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Schools should be largely safe from COVID: Research


Doug Hendrie


2/10/2020 1:46:09 PM

Young people are less likely to contract coronavirus, while Victoria’s school reopening should be safe given low community transmission.

Young children going to school
Primary schools in Victoria are getting ready to reopen.

Children under the age of 14 are only half (48%) as likely as adults to catch the SARS-CoV-2 virus that causes COVID-19, according to a JAMA Pediatrics meta-analysis of 32 studies.
 
Overall, children and adolescents together account for only 1–3% of all cases of COVID-19, according to the analysis.
 
Study co-author Professor Robert Booy, an infectious diseases paediatrician, told newsGP the results are ‘curious but not unforeseen.’
 
‘It is surprising [that children are not as susceptible]; however, a number of other viruses behave in similar ways,’ he said.
 
‘Even though we’re used to influenza and similar viruses that can cause major trouble in very young children, there are also viruses that cause outbreaks and pandemics that leave children alone [or] with mild disease.
 
‘It’s an evolutionary observation that these viruses are not dealt with severely by the immune system because that then allows the child to survive. The immune overreaction we see [in COVID-19] is a particular problem in people over 60.’
 
The analysis comes as new modelling from the Murdoch Children’s Research Institute (MCRI) found most coronavirus cases linked to schools and childcare are likely to have acquired the virus in community settings.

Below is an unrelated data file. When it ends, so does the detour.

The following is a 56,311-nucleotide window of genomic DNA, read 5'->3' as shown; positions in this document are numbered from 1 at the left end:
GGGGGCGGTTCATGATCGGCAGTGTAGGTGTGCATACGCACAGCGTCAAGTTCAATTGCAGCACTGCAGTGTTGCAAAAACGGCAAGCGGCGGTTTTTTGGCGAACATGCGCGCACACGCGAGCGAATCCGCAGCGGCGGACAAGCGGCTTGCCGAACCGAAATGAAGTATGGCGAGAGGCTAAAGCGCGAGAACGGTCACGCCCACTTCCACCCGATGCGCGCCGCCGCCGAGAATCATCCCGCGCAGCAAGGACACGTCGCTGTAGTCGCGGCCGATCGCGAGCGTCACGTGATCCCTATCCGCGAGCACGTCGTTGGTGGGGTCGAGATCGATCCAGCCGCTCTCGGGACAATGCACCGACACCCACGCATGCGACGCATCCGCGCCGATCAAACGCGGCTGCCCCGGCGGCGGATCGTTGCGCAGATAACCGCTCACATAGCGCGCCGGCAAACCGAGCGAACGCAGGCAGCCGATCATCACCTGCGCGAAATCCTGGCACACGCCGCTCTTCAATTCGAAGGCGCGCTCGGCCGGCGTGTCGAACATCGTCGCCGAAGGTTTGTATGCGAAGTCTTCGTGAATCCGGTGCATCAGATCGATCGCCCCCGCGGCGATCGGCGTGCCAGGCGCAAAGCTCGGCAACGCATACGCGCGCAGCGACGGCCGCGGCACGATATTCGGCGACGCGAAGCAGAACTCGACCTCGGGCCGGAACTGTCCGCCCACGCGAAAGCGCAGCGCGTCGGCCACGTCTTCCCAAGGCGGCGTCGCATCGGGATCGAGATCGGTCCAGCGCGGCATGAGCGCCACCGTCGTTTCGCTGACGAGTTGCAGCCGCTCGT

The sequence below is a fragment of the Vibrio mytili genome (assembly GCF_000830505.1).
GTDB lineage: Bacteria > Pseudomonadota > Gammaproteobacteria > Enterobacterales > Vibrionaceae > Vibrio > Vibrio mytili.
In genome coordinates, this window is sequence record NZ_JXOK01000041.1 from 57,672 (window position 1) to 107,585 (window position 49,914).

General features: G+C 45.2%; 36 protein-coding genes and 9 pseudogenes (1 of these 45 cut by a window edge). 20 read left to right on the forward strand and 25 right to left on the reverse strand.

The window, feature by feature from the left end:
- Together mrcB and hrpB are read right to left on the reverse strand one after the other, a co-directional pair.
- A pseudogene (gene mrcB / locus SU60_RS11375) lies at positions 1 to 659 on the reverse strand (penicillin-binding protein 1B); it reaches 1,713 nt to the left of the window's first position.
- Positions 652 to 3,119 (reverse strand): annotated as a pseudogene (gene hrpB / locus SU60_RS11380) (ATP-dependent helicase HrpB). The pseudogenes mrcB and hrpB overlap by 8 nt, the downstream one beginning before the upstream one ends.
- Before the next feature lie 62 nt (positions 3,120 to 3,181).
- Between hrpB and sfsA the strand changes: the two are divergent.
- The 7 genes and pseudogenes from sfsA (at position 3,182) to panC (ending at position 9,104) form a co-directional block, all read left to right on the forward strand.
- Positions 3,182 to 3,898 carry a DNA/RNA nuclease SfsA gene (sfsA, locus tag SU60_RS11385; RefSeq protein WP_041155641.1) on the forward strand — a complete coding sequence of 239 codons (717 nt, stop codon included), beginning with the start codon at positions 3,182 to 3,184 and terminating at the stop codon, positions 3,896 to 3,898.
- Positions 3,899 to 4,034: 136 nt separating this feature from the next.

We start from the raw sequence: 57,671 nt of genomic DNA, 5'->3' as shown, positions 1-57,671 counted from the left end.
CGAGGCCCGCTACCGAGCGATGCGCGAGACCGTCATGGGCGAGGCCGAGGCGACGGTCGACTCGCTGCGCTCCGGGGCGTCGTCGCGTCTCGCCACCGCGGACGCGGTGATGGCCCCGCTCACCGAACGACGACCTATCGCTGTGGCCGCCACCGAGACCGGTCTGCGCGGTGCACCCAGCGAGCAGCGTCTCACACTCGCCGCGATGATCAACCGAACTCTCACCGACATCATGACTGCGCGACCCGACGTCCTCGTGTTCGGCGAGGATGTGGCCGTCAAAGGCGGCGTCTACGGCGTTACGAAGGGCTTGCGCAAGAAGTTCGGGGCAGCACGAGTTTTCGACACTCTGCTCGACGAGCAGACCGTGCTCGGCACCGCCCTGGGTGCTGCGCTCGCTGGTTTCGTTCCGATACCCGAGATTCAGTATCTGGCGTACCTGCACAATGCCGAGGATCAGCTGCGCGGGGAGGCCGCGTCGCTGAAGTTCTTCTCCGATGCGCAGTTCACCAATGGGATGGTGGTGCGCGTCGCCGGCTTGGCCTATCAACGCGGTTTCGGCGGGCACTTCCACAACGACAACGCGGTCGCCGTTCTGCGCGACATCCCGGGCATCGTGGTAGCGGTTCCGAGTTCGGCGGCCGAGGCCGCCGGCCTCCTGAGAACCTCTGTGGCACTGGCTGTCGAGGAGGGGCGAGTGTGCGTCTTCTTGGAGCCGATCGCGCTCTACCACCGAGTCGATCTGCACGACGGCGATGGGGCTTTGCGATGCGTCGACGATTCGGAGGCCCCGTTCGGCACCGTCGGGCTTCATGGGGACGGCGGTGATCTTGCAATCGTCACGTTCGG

Professor Fiona Russell, who led the MCRI analysis, said her team’s research found ‘school and childcare COVID-19 outbreaks were far more likely in those areas that also had high community levels, suggesting community transmission drives COVID-19 spread in schools’.
 
Professor Russell told newsGP that shutting down schools quickly in the event of a positive case slashed the chance of an outbreak.
 
‘What we found is that if you shut down a school quickly, two-thirds of infections didn’t progress to an outbreak,’ she said.
 
‘Of the other third, 90% of those led to less than 10 cases. Of course, outbreaks did occur. But it was managed well.
 
‘I’m sure there are parents who are very concerned about this – I completely understand – but schools are not inherently dangerous places. Most onward transmission occurs in households, not schools.
 
‘What we found, and what all the international evidence suggests, is that most get it in households, and that the chance an infection in a young child leads to an outbreak is very uncommon.’
 
Professor Russell said the reason schools did not lead to major outbreaks – in contrast to workplaces such as meatworks – was likely due to younger children being less likely to transmit the virus. 
 
‘This is why primary schools are going back first in Victoria,’ she said.
 
‘But why do they transmit less? That’s the million-dollar question.
 
‘Schools are not inherently dangerous, but they mirror the community at large. When the second wave went berserk in July, that’s when school outbreaks went up as well.
 
‘What’s happening in the community will happen in schools if there is no mitigation. Now that we have very low transmission rates and the mitigation strategies we’ve recommended, if there is a case, it gets extinguished very quickly.’
 
Professor Russell said it will be vital for parents to keep children home if sick, and for school staff members to do the same if they are unwell.
 
‘The main risk is teacher–teacher, as adults transmit more,’ she said. ‘That’s the same as for any workplace.
 
‘It will be important that staffrooms have social distancing, and we recommend staff wear masks, with enhanced hygiene.’
 
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